In the Bible evil takes a variety of forms.
The most basic form of evil is human sin. We sin when we transgress the LAW of God. God gave the LAW to protect us from one another, and from ourselves. Sin is anything we do, or fail to do, by which we hurt ourselves or another. Sin is also “missing the Mark,” for God wants the best for us, and if we do not achieve that best, we “miss the mark.”
In the Old Testament evil often takes the form of Idolatry. Moses laid down Ten Commandments for the People of Israel. The first two commandments both serve to prohibit idolatry.
1. Thou shalt have no other God’s before me.
2. Thou shalt not make unto thee any graven images.
The prophet Isaiah tells us how foolish it is to worship Idols. In chapter 44 of the book that bears his name, he says that a man watches over a tree as it grows, then when it is mature, he cuts it down, and takes it back to his home. He uses half of it to warm himself, and bake his bread, and roast his meat, and the other half he shapes into an idol, and he bows down to it, and worships it, and prays to it. How ridiculous is that?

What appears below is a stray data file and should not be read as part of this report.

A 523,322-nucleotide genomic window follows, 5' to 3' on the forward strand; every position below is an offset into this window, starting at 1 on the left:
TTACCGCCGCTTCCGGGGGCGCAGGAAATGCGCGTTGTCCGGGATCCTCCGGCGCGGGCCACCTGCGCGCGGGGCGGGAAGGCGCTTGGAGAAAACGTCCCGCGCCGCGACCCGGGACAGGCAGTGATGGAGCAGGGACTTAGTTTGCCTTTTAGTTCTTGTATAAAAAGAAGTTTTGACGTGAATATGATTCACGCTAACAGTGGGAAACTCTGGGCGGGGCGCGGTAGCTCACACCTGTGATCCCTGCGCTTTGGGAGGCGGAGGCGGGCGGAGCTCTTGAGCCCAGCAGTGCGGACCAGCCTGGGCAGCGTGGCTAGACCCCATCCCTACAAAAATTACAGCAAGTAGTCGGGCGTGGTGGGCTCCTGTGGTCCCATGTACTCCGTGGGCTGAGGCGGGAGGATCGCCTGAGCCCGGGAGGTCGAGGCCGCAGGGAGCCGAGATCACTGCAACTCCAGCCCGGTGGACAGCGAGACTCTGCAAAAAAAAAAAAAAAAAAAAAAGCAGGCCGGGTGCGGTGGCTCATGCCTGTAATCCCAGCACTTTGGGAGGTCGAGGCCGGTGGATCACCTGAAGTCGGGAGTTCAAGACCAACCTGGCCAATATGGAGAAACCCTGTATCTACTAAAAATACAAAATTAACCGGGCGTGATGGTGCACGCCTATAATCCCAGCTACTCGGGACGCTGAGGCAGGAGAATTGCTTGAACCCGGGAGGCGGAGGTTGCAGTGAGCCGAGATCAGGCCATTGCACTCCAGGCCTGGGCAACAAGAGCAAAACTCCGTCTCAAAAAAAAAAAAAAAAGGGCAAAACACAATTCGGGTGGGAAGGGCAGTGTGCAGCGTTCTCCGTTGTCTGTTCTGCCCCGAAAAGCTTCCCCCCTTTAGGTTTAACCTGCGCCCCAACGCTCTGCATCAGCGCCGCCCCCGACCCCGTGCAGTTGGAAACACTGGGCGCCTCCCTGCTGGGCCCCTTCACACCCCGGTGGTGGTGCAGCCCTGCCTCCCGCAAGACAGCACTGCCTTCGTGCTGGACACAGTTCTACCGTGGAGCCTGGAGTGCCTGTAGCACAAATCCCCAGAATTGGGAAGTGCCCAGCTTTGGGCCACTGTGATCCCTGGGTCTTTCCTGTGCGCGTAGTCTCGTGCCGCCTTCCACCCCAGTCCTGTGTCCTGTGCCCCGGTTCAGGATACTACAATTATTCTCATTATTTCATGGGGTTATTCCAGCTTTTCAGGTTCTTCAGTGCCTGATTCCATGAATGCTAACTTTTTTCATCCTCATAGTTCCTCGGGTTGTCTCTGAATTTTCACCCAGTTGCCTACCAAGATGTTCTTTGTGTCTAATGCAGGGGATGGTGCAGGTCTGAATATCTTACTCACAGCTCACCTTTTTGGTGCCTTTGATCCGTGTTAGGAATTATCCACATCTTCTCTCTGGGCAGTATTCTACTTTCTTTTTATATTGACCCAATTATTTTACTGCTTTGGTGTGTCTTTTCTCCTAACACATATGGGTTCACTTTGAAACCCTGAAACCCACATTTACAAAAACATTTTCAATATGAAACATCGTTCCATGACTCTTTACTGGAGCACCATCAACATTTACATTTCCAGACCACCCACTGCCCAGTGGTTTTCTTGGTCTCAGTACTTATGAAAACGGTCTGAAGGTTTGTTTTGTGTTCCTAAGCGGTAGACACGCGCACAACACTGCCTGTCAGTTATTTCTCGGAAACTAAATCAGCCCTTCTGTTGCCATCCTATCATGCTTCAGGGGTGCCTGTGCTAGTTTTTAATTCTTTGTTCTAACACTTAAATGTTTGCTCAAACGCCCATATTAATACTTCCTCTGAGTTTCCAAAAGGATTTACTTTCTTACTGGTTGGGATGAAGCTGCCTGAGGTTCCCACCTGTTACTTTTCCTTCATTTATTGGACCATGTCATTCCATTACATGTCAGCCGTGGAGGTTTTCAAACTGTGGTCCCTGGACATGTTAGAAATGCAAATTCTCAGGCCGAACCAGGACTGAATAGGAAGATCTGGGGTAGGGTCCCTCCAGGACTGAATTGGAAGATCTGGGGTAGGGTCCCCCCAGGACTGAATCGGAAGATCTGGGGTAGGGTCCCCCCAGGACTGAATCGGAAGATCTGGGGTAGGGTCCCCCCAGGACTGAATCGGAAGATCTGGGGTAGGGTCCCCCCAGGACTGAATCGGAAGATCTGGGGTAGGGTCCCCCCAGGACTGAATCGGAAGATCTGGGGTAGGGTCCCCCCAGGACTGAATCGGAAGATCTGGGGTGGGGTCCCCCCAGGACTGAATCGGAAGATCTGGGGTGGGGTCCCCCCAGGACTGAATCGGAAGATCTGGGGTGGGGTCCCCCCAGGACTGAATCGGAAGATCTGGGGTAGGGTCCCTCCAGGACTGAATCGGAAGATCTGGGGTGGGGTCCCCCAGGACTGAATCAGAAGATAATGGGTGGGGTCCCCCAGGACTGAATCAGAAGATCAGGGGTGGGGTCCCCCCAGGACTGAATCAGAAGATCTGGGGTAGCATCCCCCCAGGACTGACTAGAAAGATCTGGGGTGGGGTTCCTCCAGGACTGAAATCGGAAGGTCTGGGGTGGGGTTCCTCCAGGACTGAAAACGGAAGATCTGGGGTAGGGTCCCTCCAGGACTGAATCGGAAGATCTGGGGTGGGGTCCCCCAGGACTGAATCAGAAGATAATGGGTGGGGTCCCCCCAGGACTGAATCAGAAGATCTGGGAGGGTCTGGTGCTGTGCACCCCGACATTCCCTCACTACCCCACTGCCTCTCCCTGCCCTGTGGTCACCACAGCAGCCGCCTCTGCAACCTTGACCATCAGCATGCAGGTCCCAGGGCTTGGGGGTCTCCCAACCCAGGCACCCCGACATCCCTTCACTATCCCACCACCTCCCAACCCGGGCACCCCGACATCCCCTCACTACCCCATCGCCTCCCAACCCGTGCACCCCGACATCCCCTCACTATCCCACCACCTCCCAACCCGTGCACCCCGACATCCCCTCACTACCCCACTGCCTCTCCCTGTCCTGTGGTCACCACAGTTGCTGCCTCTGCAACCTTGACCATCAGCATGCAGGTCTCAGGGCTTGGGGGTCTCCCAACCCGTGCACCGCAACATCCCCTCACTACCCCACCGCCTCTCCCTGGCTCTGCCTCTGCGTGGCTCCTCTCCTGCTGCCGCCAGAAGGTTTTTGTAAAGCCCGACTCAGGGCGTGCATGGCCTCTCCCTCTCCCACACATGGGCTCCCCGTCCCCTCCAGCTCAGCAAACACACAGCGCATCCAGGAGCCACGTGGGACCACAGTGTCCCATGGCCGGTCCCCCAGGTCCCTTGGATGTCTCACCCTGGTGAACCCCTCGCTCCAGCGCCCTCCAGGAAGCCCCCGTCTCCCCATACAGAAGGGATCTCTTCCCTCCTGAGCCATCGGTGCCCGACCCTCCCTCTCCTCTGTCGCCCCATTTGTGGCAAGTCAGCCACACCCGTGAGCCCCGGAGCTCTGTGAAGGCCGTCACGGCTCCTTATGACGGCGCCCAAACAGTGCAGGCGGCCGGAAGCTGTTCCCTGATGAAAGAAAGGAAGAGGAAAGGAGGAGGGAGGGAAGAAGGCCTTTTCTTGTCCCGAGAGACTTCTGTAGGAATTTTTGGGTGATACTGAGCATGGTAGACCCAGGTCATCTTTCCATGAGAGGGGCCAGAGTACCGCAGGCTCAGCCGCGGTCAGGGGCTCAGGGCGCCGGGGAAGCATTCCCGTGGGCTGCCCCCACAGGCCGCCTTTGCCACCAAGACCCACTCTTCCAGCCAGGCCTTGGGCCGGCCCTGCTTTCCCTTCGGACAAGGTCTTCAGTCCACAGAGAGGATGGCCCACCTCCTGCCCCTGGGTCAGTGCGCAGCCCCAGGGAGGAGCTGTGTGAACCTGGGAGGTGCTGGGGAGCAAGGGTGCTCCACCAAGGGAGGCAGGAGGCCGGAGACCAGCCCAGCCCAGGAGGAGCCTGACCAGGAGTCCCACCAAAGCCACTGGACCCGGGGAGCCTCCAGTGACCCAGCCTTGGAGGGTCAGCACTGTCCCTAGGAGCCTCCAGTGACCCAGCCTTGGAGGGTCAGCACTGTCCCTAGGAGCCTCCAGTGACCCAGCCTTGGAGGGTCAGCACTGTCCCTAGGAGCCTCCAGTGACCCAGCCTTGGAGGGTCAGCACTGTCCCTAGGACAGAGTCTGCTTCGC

The prophet Jeremiah tells us that idol worship is wrong for two reasons. In chapter 2 of the book that bears his name he says that when people turn away from God and look to idols, people not only forsake the fountain of living water that is God, they turn to broken cisterns, which they have made for themselves, which contain no water at all. Here water stands for life and blessing. It calls to mind the covenant that God made with Israel. God said, “Listen, people, the Promised Land which I am giving to you is not like the Land of Egypt which is watered and irrigated by the Nile River, it is a land that is dependent upon the rain. And if you keep my covenant, and remember my Words to do them, then I will make it rain on your land and bless you; but if you forget my covenant, and fail to remember my commandments, then I am going to withhold the rain from your land, and with it, my blessing.” In chapter 10 of the book that bears his name, Jeremiah says that idols are like scarecrows in a cucumber field. They cannot talk. They have to be carried everywhere, because they cannot walk. In and of themselves, they are just a hunk of stuff. And as a hunk of stuff—whether wood or brass or gold, they can do us no harm, and they can certainly do us no good. It disturbs people, that, in the Old Testament God frequently commands Israel to go to war with the nations that surround her. In every instance, this is to keep Israel safe from the idols of the nations. God is a jealous God. God does not want his people to forget him, and just as importantly, God is a loving God, he loves Israel as a man loves his son, and he does not want his son to waste time seeking the help of Idols, for Idols are powerless to save.